Are you ready to test your wits by responding some (supposedly) bad atheist arguments?
I began a series of posts looking at bad Christian arguments almost five years ago. I titled it “25 Stupid Arguments Christians Should Avoid,” and after an initial flurry of posts highlighting 25 stupid arguments, more posts have trickled out so that now we’re almost to 50.
But two can play that game. The Bizarro World version of this blog is Frank Turek’s crossexamined.org, an evangelical Christian ministry aimed at college students. Turek’s blog recently reposted an article titled, “16 Bad Atheist Arguments and How to Respond to Them” by Jeremy Linn.
Do atheists have bad arguments as well? Let’s take a look.
Argument #1: Who created God?
“This question is asked under the assumption that God needs a creator. This assumption misrepresents the Christian understanding of God, where God is the necessary cause of all creation.”
Suppose a Christian apologist explains that the universe was created by God. An atheist might respond, “But who created God?” and the apologist would then say that God needs no creator by definition.
The apologist imagines a chain of causation that goes back to the ultimate cause, God, and there the chain ends. But simply making that claim isn’t the same as backing it up with evidence. If all those other things had causes, why not God? You can define God as “the necessary cause of all creation” (or anything you want), but that doesn’t bring it into existence.
Back in the real world, physics resolves the question of the infinite sequence of causes by arguing that some quantum events don’t have causes and that the beginning of the universe may have been one such quantum event.
(Click for more on the atheist justification for asking, “But Who Created God?” and the Cosmological Argument.)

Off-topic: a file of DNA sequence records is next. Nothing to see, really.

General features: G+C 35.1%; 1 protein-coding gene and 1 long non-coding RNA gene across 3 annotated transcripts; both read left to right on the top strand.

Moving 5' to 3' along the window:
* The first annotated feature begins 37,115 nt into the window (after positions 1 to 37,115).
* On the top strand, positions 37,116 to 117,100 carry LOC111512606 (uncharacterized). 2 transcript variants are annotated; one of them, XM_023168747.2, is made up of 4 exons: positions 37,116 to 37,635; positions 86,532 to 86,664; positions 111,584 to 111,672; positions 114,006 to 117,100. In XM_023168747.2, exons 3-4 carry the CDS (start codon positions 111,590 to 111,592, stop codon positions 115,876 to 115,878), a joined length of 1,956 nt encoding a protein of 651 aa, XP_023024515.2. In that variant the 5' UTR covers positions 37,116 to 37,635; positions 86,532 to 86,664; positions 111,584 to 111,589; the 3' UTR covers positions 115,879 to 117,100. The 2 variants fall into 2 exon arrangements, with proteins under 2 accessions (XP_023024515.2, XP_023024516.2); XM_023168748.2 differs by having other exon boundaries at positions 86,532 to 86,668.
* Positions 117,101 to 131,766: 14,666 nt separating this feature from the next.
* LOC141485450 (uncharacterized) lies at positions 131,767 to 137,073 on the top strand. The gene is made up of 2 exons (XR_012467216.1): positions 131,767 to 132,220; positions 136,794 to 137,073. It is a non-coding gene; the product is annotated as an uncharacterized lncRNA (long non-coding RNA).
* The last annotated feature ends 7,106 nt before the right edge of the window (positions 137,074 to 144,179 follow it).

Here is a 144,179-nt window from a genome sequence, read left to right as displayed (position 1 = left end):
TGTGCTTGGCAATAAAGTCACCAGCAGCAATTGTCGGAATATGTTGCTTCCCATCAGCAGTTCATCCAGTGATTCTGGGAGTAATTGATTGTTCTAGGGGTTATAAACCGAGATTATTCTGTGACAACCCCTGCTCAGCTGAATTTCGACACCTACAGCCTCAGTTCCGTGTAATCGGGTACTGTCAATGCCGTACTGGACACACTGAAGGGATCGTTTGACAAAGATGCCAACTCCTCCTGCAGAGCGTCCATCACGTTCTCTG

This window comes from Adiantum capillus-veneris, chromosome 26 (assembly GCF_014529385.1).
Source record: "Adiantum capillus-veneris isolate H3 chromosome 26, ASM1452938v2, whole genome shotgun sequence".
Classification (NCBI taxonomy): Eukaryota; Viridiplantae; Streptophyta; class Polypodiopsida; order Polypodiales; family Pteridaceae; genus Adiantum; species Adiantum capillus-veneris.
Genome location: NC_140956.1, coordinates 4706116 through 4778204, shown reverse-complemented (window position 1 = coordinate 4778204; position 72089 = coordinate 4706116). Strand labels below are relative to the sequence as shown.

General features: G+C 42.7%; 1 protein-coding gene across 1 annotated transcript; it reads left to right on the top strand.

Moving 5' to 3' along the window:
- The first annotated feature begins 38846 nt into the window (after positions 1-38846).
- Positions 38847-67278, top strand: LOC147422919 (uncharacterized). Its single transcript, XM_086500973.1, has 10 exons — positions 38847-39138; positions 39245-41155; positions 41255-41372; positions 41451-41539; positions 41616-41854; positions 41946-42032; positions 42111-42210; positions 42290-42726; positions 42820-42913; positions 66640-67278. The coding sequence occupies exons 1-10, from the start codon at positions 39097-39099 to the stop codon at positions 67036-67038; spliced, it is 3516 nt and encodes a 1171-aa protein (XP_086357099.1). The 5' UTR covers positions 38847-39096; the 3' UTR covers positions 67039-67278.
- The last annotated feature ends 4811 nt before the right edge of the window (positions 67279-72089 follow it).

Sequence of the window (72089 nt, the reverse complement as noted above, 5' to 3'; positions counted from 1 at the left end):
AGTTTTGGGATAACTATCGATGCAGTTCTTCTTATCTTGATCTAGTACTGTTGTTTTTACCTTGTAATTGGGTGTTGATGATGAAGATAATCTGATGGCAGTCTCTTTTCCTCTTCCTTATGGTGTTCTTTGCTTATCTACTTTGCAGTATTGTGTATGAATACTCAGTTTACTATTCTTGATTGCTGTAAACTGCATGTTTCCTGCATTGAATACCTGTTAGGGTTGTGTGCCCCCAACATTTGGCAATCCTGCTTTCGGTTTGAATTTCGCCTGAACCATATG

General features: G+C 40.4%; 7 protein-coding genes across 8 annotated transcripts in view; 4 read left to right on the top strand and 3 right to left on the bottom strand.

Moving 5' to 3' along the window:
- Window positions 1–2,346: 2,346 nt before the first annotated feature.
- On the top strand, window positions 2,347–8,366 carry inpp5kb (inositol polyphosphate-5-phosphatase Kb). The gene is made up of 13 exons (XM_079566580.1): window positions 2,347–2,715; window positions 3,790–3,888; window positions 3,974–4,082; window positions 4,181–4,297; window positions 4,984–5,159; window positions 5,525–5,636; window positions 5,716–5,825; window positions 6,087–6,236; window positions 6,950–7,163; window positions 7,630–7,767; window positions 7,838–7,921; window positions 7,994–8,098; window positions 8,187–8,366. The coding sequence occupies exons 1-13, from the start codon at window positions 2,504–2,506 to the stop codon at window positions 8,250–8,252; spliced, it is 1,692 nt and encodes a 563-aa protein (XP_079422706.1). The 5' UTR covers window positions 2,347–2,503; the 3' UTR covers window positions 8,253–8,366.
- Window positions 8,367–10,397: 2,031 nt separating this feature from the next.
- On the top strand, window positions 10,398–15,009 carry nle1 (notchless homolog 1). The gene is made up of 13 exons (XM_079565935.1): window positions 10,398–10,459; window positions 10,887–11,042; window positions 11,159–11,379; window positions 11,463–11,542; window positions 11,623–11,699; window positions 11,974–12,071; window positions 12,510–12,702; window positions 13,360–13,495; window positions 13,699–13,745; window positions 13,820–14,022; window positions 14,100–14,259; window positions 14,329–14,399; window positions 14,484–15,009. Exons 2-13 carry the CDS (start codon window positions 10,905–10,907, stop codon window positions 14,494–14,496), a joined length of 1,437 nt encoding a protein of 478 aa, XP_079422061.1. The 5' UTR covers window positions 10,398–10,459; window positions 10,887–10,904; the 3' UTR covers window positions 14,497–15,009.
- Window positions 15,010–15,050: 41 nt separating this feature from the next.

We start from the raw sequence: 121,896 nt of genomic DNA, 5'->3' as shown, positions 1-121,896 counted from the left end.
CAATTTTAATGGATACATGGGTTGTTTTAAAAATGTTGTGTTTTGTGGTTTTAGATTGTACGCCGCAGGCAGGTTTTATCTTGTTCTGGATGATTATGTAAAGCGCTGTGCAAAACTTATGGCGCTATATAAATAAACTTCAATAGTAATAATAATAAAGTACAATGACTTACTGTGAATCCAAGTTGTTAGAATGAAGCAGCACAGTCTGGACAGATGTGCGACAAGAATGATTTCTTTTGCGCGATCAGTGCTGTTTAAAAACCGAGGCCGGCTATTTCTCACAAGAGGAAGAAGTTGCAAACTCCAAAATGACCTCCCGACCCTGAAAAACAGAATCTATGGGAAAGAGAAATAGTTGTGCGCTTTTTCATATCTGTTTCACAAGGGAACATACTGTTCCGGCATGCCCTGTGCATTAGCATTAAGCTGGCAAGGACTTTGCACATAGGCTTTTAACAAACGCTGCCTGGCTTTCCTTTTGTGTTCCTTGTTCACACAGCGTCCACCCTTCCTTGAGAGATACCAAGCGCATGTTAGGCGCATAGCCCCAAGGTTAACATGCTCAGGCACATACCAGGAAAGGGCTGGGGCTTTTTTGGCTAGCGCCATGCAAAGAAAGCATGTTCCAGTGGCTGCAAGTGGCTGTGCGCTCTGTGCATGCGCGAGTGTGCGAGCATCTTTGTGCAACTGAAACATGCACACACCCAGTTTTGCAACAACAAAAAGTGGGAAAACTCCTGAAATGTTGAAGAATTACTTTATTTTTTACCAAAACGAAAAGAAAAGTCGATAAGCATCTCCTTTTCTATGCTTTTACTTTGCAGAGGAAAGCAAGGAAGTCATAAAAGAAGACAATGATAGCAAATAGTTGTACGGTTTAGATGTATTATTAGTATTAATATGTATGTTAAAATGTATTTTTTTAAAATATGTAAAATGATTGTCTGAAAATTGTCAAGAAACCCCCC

Argument #2: Jesus never existed
“This objection flies against the conclusions of almost all scholars invested into Biblical and Roman history, along with evidence from both the New Testament books and extrabiblical sources.”
I don’t make this argument for two reasons. First, I haven’t read enough on each side of the argument to have an informed opinion. Second, and more importantly, I don’t see this as a practical argument. My focus is on apologetics—arguments and evidence for and against Christianity’s supernatural claims. From that standpoint, I don’t care whether at the beginning of Christianity there was an actual man or not. Each is compatible with my position that Christianity is false.
That doesn’t make this a bad argument (which was the initial claim), and maybe with more research I’d find that it is a bad argument. It’s just that other arguments make my case quicker and easier.
Argument #3: Atheists believe in just one less god than Christians
“There is a huge difference between a Theist (such as a Christian) and an Atheist. Theists believe in a supreme, personal creator of the Universe. Atheists don’t. This difference has huge implications for how each carries out their lives.”